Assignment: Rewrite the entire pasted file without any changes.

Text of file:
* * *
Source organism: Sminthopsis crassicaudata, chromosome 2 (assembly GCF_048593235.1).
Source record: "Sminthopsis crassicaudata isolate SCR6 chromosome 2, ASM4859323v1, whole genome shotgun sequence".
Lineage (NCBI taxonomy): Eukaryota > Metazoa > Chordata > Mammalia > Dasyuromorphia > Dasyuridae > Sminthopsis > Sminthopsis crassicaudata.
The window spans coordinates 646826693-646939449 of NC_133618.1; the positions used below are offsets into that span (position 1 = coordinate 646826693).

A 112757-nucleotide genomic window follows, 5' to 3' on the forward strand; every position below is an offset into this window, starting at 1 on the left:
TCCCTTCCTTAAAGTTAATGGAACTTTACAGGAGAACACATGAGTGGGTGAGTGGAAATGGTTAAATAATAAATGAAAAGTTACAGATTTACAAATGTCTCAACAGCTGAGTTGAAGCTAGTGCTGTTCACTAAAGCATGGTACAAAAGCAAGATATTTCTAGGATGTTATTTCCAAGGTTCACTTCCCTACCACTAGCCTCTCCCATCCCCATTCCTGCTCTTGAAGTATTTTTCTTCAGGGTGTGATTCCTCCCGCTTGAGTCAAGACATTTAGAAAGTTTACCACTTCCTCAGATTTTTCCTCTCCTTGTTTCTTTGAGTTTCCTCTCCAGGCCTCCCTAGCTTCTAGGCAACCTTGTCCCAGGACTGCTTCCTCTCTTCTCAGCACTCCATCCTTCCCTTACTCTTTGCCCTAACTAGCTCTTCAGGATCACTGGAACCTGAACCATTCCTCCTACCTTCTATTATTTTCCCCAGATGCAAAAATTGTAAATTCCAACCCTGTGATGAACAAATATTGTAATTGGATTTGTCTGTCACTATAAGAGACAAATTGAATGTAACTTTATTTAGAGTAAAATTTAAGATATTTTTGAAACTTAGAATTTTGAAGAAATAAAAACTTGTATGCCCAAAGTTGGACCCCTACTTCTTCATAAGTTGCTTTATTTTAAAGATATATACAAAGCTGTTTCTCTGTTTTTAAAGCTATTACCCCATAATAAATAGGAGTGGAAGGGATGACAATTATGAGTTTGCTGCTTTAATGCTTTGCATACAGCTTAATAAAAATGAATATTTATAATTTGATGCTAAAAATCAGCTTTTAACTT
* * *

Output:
Source organism: Sminthopsis crassicaudata, chromosome 2 (assembly GCF_048593235.1).
Source record: "Sminthopsis crassicaudata isolate SCR6 chromosome 2, ASM4859323v1, whole genome shotgun sequence".
Lineage (NCBI taxonomy): Eukaryota > Metazoa > Chordata > Mammalia > Dasyuromorphia > Dasyuridae > Sminthopsis > Sminthopsis crassicaudata.
The window spans coordinates 646826693-646939449 of NC_133618.1; the positions used below are offsets into that span (position 1 = coordinate 646826693).

A 112757-nucleotide genomic window follows, 5' to 3' on the forward strand; every position below is an offset into this window, starting at 1 on the left:
TCCCTTCCTTAAAGTTAATGGAACTTTACAGGAGAACACATGAGTGGGTGAGTGGAAATGGTTAAATAATAAATGAAAAGTTACAGATTTACAAATGTCTCAACAGCTGAGTTGAAGCTAGTGCTGTTCACTAAAGCATGGTACAAAAGCAAGATATTTCTAGGATGTTATTTCCAAGGTTCACTTCCCTACCACTAGCCTCTCCCATCCCCATTCCTGCTCTTGAAGTATTTTTCTTCAGGGTGTGATTCCTCCCGCTTGAGTCAAGACATTTAGAAAGTTTACCACTTCCTCAGATTTTTCCTCTCCTTGTTTCTTTGAGTTTCCTCTCCAGGCCTCCCTAGCTTCTAGGCAACCTTGTCCCAGGACTGCTTCCTCTCTTCTCAGCACTCCATCCTTCCCTTACTCTTTGCCCTAACTAGCTCTTCAGGATCACTGGAACCTGAACCATTCCTCCTACCTTCTATTATTTTCCCCAGATGCAAAAATTGTAAATTCCAACCCTGTGATGAACAAATATTGTAATTGGATTTGTCTGTCACTATAAGAGACAAATTGAATGTAACTTTATTTAGAGTAAAATTTAAGATATTTTTGAAACTTAGAATTTTGAAGAAATAAAAACTTGTATGCCCAAAGTTGGACCCCTACTTCTTCATAAGTTGCTTTATTTTAAAGATATATACAAAGCTGTTTCTCTGTTTTTAAAGCTATTACCCCATAATAAATAGGAGTGGAAGGGATGACAATTATGAGTTTGCTGCTTTAATGCTTTGCATACAGCTTAATAAAAATGAATATTTATAATTTGATGCTAAAAATCAGCTTTTAACTT